- True Love is Intimate. Intimacy is a crucial component of all relationships, regardless of their nature. In order to know another, you need to share parts of yourself. This self-revealing behavior, when reciprocated, forms an emotional bond. Over time this bond strengthens and even evolves, so that two people merge closer and closer together. Intimacy by itself if is a great friendship, but compiled with the other things in this list, it forms an equation for true love.
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God is Love: How does God Define Love? The Bible tells us that "God is Love" (1 John 4:8). But how can we even begin to understand that truth? There are many passages in the Bible that give us God's definition of love. The most well known verse is John 3:16, "For God so loved the world, that he gave his only begotten Son, that whosoever believeth in him should not perish, but have everlasting life." So one way God defines love is in the act of giving. However, what God gave (or should we say, "who" God gave) was not a mere gift-wrapped present; God sacrificed His only Son so that we, who put our faith in His Son, will not spend eternity separated from Him. This is an amazing love, because we are the ones who choose to reject God, yet it's God who mends the separation through His intense personal sacrifice, and all we have to do is accept His gift.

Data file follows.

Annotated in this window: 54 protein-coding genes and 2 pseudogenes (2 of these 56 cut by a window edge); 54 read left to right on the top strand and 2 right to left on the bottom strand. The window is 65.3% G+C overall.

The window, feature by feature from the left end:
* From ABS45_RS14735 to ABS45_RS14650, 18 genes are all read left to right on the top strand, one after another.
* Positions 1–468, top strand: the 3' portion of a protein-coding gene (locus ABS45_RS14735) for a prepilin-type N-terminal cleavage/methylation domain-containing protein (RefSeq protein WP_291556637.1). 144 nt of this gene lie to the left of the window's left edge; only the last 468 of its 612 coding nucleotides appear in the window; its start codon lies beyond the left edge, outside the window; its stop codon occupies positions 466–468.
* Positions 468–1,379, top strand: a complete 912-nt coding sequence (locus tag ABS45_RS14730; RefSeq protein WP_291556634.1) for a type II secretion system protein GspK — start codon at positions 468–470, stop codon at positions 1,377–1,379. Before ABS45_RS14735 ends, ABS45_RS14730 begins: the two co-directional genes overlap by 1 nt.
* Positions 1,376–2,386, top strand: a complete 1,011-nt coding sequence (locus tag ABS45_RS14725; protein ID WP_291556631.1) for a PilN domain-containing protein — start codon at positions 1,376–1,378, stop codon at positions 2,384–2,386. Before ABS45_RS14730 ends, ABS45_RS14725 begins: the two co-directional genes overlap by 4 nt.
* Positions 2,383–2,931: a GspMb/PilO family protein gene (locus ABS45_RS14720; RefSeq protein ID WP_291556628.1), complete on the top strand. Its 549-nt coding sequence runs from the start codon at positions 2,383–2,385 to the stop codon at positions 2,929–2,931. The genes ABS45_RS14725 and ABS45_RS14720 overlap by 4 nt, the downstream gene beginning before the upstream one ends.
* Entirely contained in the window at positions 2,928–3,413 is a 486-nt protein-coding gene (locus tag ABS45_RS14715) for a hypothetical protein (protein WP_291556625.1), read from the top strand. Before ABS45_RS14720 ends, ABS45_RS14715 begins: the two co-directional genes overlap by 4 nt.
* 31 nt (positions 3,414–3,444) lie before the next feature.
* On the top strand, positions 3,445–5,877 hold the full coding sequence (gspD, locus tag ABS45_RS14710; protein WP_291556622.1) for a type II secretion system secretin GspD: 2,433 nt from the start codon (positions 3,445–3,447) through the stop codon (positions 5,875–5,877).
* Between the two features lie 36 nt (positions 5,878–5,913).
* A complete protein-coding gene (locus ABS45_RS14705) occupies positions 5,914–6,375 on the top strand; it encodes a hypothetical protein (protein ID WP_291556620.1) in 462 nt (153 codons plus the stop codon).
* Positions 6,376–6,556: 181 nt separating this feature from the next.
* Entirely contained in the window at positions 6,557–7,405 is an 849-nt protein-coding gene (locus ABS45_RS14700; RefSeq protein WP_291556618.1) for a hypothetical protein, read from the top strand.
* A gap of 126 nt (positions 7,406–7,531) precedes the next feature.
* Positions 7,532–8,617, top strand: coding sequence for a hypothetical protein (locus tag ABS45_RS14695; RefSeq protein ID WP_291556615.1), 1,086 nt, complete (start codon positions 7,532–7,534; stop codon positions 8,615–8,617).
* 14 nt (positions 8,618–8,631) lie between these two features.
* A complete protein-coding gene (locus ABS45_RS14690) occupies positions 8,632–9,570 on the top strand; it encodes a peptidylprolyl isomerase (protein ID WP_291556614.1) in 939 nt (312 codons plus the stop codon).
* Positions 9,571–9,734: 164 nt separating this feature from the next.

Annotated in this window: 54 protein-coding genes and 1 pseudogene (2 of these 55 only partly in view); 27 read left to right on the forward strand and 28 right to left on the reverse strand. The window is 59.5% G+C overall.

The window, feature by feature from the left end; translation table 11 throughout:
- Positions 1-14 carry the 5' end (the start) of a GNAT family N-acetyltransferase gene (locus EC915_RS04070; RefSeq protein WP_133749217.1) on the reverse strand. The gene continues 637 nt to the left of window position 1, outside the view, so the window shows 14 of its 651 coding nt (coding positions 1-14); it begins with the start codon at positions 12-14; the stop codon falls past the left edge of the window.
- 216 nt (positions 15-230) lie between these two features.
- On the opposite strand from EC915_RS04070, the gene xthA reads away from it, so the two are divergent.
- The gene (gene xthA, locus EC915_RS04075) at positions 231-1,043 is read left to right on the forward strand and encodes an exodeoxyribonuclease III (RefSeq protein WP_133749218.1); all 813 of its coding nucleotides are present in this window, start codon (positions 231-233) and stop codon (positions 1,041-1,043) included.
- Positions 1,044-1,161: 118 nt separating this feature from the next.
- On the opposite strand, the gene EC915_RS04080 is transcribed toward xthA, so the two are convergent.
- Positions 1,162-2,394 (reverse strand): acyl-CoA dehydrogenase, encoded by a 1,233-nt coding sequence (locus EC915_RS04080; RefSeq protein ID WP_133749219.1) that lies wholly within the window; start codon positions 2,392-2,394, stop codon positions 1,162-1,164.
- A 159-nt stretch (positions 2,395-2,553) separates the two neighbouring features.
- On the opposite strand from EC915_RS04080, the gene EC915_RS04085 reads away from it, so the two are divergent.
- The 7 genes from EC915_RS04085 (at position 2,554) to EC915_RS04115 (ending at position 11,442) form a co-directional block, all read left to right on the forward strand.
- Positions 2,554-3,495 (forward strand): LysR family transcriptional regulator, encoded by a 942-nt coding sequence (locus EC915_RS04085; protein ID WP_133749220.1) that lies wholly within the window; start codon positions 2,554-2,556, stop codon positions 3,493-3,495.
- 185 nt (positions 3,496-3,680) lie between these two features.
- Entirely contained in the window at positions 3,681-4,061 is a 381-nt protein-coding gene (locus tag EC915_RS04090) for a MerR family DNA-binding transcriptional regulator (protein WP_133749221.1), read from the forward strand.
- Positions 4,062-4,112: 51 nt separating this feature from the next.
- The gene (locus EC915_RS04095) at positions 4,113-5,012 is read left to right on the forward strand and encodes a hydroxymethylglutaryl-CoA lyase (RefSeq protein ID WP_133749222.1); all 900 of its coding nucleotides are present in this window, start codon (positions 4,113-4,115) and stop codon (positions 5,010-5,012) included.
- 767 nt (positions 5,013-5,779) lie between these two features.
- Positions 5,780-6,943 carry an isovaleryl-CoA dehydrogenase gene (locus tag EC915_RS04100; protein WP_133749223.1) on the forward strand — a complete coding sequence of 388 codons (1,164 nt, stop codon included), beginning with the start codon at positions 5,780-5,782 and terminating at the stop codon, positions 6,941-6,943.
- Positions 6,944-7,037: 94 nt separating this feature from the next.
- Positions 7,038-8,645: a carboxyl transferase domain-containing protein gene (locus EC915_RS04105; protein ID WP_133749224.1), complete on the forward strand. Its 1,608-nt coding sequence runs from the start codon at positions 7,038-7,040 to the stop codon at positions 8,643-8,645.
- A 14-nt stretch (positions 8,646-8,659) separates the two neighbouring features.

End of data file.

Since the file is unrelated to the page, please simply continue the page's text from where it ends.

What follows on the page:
Another great verse about God's love is found in Romans 5:8, "But God commendeth his love toward us, in that, while we were yet sinners, Christ died for us." In this verse and in John 3:16, we find no conditions placed on God's love for us. God doesn't say, "as soon as you clean up your act, I'll love you; " nor does He say, "I'll sacrifice my Son if you promise to love Me." In fact, in Romans 5:8, we find just the opposite. God wants us to know that His love is unconditional, so He sent His Son, Jesus Christ, to die for us while we were still unlovable sinners. We didn't have to get clean, and we didn't have to make any promises to God before we could experience His love. His love for us has always existed, and because of that, He did all the giving and sacrificing long before we were even aware that we needed His love.
God is Love: It's Unconditional God is Love, and His love is very different from human love. God's love is unconditional, and it's not based on feelings or emotions. He doesn't love us because we're lovable or because we make Him feel good; He loves us because He is love. He created us to have a loving relationship with Him, and He sacrificed His own Son (who also willingly died for us) to restore that relationship.